Functional assessment of the RAS/MAPK pathway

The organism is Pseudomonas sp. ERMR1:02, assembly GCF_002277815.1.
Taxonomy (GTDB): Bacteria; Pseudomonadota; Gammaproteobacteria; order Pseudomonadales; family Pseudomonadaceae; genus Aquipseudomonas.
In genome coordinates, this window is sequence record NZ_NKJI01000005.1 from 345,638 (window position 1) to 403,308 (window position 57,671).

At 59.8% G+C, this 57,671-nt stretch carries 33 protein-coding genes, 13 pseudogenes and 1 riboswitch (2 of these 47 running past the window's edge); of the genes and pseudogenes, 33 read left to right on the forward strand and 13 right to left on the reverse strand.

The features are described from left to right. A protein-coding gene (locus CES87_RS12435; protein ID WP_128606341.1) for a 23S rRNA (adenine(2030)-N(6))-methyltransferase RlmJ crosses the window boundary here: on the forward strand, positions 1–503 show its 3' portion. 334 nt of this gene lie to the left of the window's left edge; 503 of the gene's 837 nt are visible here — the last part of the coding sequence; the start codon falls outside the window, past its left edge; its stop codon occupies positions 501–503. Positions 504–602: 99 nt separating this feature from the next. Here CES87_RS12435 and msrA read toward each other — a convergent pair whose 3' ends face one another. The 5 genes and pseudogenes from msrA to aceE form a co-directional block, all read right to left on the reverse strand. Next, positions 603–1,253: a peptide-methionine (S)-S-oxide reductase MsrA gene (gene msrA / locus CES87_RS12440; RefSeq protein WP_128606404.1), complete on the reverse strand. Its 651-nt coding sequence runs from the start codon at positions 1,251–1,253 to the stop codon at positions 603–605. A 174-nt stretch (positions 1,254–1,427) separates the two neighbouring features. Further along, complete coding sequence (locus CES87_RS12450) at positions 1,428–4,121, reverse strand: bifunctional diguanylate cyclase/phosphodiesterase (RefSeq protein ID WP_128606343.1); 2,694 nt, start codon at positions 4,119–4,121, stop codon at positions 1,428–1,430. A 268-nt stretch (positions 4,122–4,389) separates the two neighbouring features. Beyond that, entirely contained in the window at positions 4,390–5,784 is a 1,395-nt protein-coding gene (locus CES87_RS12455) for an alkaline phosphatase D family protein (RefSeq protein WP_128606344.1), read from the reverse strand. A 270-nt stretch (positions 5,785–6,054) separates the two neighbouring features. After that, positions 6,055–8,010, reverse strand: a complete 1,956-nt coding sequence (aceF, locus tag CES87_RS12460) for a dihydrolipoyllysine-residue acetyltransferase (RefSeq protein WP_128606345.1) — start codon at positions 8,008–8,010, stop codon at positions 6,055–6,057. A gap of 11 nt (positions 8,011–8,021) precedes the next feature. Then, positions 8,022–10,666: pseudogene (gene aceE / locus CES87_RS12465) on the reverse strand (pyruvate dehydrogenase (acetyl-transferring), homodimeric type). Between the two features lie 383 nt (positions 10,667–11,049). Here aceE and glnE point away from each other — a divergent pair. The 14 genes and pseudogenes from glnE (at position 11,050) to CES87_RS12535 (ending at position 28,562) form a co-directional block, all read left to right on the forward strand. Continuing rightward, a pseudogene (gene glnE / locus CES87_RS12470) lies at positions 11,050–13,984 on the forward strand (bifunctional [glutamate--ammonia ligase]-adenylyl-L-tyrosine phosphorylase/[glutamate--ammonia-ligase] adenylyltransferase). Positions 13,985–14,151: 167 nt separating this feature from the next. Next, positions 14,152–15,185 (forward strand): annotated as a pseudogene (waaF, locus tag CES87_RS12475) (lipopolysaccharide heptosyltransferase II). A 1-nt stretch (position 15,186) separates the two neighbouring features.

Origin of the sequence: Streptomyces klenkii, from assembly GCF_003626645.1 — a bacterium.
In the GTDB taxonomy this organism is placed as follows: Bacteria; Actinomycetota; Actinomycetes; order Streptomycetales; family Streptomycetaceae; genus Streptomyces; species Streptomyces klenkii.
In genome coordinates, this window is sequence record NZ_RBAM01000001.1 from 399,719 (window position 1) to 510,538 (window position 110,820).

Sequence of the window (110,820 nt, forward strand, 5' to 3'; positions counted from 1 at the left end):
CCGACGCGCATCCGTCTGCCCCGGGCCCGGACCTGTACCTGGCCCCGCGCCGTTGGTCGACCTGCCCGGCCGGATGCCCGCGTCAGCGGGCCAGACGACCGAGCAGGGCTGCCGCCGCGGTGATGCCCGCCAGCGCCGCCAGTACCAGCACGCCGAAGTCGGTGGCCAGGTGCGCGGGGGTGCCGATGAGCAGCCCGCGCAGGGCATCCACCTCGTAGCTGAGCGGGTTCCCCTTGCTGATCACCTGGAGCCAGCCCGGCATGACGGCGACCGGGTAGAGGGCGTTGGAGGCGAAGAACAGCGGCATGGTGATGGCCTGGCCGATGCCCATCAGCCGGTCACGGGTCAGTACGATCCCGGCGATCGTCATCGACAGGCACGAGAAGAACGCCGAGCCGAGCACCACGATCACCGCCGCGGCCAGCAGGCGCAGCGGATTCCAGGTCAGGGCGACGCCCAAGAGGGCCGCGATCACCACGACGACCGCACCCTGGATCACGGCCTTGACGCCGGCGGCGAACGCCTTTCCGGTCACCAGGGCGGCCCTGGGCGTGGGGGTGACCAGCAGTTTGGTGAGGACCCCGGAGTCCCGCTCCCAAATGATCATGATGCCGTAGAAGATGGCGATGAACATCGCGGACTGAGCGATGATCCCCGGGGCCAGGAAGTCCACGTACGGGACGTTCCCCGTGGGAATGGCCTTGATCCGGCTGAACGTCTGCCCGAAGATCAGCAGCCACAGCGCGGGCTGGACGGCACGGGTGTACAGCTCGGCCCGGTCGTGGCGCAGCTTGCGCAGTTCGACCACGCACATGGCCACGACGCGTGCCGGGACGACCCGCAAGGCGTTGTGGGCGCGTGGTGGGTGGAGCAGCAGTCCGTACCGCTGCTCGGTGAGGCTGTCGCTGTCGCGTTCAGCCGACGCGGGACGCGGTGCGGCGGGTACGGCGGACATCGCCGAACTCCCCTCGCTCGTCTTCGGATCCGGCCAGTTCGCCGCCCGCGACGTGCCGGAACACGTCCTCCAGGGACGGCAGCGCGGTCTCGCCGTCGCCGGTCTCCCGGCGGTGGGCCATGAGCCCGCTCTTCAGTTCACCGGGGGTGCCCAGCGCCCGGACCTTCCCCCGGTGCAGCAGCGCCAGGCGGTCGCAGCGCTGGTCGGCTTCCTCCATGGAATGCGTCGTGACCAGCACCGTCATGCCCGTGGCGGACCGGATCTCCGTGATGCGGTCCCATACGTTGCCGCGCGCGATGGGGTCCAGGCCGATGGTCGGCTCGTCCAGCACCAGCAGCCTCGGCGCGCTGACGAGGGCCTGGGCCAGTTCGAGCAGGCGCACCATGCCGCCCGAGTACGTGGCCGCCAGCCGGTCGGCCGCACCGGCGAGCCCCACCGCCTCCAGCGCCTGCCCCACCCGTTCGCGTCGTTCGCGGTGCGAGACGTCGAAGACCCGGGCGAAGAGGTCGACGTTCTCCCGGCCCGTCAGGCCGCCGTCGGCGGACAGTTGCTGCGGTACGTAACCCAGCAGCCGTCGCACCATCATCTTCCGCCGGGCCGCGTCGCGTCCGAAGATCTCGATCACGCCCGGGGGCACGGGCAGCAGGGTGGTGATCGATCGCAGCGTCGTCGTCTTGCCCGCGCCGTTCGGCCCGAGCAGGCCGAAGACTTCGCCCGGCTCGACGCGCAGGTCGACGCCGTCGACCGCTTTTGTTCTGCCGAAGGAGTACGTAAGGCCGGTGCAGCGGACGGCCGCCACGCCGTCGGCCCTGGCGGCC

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Rasopathies are a heterogeneous group of disorders that are due to dominant, gain-of-function mutations in genes in the RAS/MAPK pathway. The RAS/MAPK pathway is involved in regulating cell growth, differentiation, and apoptosis. There is marked clinical variation in clinical phenotypes among different rasopathies despite activation of the RAS/MAPK pathway, suggesting that there may be additional biochemical variables depending on the gene mutated. In this thesis, the activation of the end effectors of the RAS/MAPK pathway, MAPK and MEK, were analyzed using Western blots and flow cytometry in NF1, RIT1, and PTPN11 mutated fibroblasts and lymphoblasts. Although the mutated cell lines were expected to have higher levels of activation due to upregulation of the RAS/MAPK pathway, they were found to have decreased activation compared to the control cells. A suggested reason for these results is that negative feedback loops may decrease the level of activation in the pathway by having activated P-MAPK and P-MEK inhibit previous proteins in the pathway.